8 Tips to Confront Coronavirus as a Small Business Owner

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Confronting Coronavirus As a Small Business Owner Newsletter

As Coronavirus (COVID-19) continues to spread across the country, business leaders in all industries – like us – are looking for ways to adapt to life under siege of this infectious virus.

While experts are still estimating what the effect of the virus will be on the economy, there are several key things every business can do to mitigate the impact of this crisis on their livelihood.

Here are a few strategies you can adopt to keep your business, your employees, and your customers prepared for what’s ahead!

Plan For The “New Normal”

As COVID-19 continues to spread, it’s a good idea to start putting safeguards in place to protect your business and your employees for the months ahead.

Now is the time to develop a clear and concise plan for how you will maintain business operations in the event of lengthier closures, and whether your business goals will change in relation to the new normal.

Small Business Application

Apply For Federal Relief Programs

As COVID-19 is dramatically affecting every business in the economy, taking advantage of federal relief programs can provide your company with relief during this heightened time of uncertainty.

You may want to consider taking out low-interest disaster loans from the federal government. These government loans are supported by the Small Business Administration, and are designed to assist you with expenses like payroll expenses and accounts payable.

Additionally, the US government will also be offsetting mandatory costs of paid leave for businesses with an employer tax credit.

If you’re a small business, you can apply for the SBA loan here.

If you have many people on payroll, PPP, or Paycheck Protection Program, may be better for you as it is a bigger relief package. You can find more information about it here.

Communicate With Employees

The most essential thing you might have to do during this crisis is to connect with your employees. Many of them will be concerned not just about their health, but their careers as well.

It’s vital that your communication strategy should include an instructional guide to educate and inform your employees about the virus and how they can avoid it. You should also personally reach out to them and reassure them of your commitment to keeping their livelihood going.

Working from Home During Coronavirus

Implement Work From Home

If your business doesn’t currently have a flexible work from home policy, now is the time to create one. As COVID-19 is rampant in every state of the US, businesses everywhere are seeking alternative work environments to avoid contact and prevent employees from contracting the virus.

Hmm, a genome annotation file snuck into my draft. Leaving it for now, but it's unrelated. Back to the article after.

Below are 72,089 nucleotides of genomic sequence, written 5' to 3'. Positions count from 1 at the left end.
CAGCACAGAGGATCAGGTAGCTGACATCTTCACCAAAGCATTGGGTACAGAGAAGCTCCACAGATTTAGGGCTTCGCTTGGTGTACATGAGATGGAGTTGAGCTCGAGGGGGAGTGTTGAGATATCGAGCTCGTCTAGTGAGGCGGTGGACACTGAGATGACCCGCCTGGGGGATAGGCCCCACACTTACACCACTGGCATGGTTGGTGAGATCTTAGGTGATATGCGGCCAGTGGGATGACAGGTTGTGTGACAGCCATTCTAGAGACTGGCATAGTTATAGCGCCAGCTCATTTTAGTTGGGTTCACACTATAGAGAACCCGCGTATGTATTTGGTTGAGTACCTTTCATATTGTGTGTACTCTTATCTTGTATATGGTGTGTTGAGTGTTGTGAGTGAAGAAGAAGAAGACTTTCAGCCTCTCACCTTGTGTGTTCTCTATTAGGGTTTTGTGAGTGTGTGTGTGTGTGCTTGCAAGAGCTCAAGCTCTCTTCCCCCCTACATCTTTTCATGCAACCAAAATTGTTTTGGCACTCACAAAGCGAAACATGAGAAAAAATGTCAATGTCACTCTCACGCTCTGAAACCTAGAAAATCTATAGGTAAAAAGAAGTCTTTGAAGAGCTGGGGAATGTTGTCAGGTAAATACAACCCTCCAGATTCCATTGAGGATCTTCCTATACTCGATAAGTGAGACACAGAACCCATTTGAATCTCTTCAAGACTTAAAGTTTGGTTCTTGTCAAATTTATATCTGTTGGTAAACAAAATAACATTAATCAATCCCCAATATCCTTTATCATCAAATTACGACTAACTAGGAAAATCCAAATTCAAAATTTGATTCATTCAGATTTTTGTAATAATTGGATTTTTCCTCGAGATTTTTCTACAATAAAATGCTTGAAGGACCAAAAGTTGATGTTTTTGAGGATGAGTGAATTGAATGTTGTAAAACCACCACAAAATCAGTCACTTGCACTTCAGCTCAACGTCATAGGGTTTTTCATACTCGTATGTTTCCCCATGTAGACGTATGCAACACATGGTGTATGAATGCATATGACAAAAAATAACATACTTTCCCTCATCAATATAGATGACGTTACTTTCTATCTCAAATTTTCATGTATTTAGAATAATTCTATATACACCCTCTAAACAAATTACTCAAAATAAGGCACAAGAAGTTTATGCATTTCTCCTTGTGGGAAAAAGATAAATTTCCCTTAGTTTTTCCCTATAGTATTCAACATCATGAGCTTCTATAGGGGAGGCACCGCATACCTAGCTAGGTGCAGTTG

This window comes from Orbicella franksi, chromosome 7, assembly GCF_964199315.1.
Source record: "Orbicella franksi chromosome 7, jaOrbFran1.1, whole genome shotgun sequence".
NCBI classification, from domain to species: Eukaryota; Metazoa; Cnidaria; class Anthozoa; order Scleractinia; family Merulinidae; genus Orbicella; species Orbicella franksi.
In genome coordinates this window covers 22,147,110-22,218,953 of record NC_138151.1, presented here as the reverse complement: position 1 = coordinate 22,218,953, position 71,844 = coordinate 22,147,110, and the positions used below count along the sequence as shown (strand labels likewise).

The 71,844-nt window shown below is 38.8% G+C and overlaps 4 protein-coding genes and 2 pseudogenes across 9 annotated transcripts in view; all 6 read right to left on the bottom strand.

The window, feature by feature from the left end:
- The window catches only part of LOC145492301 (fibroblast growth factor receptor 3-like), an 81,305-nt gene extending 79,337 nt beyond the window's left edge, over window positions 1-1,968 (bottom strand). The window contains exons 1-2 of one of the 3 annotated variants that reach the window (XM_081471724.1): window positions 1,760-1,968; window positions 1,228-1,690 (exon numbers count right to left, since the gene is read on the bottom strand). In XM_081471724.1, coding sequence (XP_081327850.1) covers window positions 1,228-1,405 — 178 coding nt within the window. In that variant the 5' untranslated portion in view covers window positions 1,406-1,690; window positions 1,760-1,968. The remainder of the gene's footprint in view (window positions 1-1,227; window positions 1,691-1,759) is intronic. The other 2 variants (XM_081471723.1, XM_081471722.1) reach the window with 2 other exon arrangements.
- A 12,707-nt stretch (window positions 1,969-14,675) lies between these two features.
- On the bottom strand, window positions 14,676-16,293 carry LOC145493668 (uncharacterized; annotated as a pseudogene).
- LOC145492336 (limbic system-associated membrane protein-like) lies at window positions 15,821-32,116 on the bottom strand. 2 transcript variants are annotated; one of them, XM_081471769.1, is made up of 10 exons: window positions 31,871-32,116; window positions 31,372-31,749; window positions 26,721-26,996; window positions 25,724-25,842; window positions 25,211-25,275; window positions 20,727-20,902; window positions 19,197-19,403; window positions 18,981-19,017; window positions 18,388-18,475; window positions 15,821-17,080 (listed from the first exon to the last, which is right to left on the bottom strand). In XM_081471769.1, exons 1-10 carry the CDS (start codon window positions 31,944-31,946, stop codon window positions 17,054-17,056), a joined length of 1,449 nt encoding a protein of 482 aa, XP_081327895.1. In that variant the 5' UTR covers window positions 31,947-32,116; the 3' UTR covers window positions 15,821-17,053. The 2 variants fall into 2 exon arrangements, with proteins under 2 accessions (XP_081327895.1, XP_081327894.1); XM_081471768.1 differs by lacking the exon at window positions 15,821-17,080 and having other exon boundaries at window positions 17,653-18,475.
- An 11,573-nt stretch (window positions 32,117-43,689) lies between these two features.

If possible, consider implementing a work-from-home policy that also includes rules and guidelines for temporary remote work.

Use Zoom to Teleconference with Team

Use Free Teleconferencing Services

Don’t be a stranger! Use technology such as Skype, Google Hangouts, and Zoom to keep in touch with your team and check up on how everybody is doing.

Teleconferencing is a great way to reinforce the human connection, as well as conduct real-time collaboration so your business can sustain productivity.

Stay Close With Your Customers

It isn’t just your employees who will be waiting to hear from you, but your clients as well.

As a business owner, you will want to make a conscious effort to reach out to your customers and keep them engaged during this time. Even a brief note saying that you’re still open for business will go a long way in keeping their support!

Let customers know if you’re implementing any changes to your services at this time, and what measures you’re taking to prevent the spread of COVID as you carry on with business. Read more: The K-Factor: The Secret Factor Behind Your Company’s Growth

Find New Opportunities

Although we can’t predict what lockdowns will bring us, this down time can also provide you with a chance to discover new opportunities for your business.

The hurly-burly of daily life is expected to dwindle, so use this free time to sit down with your team to brainstorm ways to improve your business model or train staff in new skills.

Staying proactive about the growth of your business can help offset some of the uncertainty. Read more: From Visit to Lead to Sale: How to Respond to Inquiries from Prospects

Protect Your Business During The Coronavirus

While we don’t know what the next several weeks will yet bring, taking proactive and precautionary steps can put you and your employees a few steps ahead of the game.

This crisis will undoubtedly be challenging for every business owner, but companies that are well-prepared can put themselves in a better position to recover more quickly.

“We learn more in crisis than in comfort.” 

Abhijit Naskar, The Art of Neuroscience in Everything

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